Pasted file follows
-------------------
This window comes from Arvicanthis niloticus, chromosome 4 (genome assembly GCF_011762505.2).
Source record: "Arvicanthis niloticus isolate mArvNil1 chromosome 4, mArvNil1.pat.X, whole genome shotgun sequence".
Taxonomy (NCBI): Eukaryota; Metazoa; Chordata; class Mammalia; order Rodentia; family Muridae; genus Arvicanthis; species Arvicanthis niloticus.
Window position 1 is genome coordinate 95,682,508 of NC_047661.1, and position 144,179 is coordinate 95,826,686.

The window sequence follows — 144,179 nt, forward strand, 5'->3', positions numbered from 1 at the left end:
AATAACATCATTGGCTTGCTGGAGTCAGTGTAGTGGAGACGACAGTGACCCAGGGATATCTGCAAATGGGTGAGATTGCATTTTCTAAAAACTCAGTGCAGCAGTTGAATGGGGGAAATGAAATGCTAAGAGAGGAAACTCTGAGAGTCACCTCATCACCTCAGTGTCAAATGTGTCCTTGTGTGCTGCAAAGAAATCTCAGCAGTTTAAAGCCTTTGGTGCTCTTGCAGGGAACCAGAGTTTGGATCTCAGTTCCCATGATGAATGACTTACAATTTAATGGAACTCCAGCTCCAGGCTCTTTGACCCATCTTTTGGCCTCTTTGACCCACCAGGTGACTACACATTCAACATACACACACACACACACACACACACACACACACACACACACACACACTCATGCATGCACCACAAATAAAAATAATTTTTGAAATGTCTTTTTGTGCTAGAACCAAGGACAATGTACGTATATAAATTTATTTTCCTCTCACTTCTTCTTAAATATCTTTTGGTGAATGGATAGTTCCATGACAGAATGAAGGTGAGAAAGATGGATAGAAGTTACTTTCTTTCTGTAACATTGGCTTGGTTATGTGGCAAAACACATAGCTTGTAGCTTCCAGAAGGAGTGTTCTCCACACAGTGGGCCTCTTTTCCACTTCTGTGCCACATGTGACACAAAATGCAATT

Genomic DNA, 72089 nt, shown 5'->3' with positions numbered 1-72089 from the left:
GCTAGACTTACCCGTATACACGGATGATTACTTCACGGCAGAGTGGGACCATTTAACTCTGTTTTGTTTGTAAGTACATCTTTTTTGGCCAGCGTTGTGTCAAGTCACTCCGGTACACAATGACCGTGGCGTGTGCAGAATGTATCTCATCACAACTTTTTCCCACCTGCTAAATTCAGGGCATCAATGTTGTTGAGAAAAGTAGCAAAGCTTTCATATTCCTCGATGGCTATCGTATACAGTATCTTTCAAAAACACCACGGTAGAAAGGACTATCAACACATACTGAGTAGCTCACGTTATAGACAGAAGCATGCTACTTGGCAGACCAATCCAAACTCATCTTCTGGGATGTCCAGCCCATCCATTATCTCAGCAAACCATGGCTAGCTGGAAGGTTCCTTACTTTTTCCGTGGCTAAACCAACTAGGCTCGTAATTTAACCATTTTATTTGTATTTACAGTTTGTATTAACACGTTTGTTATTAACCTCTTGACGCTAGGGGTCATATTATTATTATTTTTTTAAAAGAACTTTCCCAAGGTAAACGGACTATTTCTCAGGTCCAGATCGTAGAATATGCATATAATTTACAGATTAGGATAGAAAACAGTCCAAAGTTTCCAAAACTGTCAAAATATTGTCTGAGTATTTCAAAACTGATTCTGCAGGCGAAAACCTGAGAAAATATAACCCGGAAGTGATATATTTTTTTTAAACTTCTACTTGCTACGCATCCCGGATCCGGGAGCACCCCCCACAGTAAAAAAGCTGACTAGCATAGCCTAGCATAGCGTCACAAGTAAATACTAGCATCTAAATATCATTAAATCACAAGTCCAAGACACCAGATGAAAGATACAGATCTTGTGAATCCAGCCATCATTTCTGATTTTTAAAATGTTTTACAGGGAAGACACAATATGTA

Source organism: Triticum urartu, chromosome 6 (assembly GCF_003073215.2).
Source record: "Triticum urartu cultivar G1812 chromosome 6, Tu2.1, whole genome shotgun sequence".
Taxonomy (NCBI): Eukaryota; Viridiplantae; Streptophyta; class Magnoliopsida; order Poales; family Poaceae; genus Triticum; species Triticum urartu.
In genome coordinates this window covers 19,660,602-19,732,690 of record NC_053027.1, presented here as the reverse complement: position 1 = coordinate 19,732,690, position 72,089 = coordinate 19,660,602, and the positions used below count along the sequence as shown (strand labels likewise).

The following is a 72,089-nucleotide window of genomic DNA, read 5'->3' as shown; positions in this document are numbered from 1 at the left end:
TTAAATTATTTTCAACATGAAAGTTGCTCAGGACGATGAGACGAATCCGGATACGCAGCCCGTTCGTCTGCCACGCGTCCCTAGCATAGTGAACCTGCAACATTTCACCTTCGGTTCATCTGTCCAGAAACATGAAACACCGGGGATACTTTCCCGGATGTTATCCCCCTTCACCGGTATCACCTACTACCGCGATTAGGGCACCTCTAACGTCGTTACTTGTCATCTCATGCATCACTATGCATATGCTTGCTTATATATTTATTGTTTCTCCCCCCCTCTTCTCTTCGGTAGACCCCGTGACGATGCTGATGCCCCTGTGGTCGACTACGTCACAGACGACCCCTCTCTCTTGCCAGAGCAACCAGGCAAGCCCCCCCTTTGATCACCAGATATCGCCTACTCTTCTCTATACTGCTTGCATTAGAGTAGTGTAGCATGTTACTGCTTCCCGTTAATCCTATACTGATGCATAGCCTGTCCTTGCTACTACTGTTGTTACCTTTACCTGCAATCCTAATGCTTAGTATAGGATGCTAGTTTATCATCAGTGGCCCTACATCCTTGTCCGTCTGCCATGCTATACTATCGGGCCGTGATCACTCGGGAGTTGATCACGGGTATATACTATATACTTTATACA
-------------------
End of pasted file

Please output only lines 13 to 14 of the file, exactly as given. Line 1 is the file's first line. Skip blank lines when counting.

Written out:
The following is a 72,089-nucleotide window of genomic DNA, read 5'->3' as shown; positions in this document are numbered from 1 at the left end:
TTAAATTATTTTCAACATGAAAGTTGCTCAGGACGATGAGACGAATCCGGATACGCAGCCCGTTCGTCTGCCACGCGTCCCTAGCATAGTGAACCTGCAACATTTCACCTTCGGTTCATCTGTCCAGAAACATGAAACACCGGGGATACTTTCCCGGATGTTATCCCCCTTCACCGGTATCACCTACTACCGCGATTAGGGCACCTCTAACGTCGTTACTTGTCATCTCATGCATCACTATGCATATGCTTGCTTATATATTTATTGTTTCTCCCCCCCTCTTCTCTTCGGTAGACCCCGTGACGATGCTGATGCCCCTGTGGTCGACTACGTCACAGACGACCCCTCTCTCTTGCCAGAGCAACCAGGCAAGCCCCCCCTTTGATCACCAGATATCGCCTACTCTTCTCTATACTGCTTGCATTAGAGTAGTGTAGCATGTTACTGCTTCCCGTTAATCCTATACTGATGCATAGCCTGTCCTTGCTACTACTGTTGTTACCTTTACCTGCAATCCTAATGCTTAGTATAGGATGCTAGTTTATCATCAGTGGCCCTACATCCTTGTCCGTCTGCCATGCTATACTATCGGGCCGTGATCACTCGGGAGTTGATCACGGGTATATACTATATACTTTATACA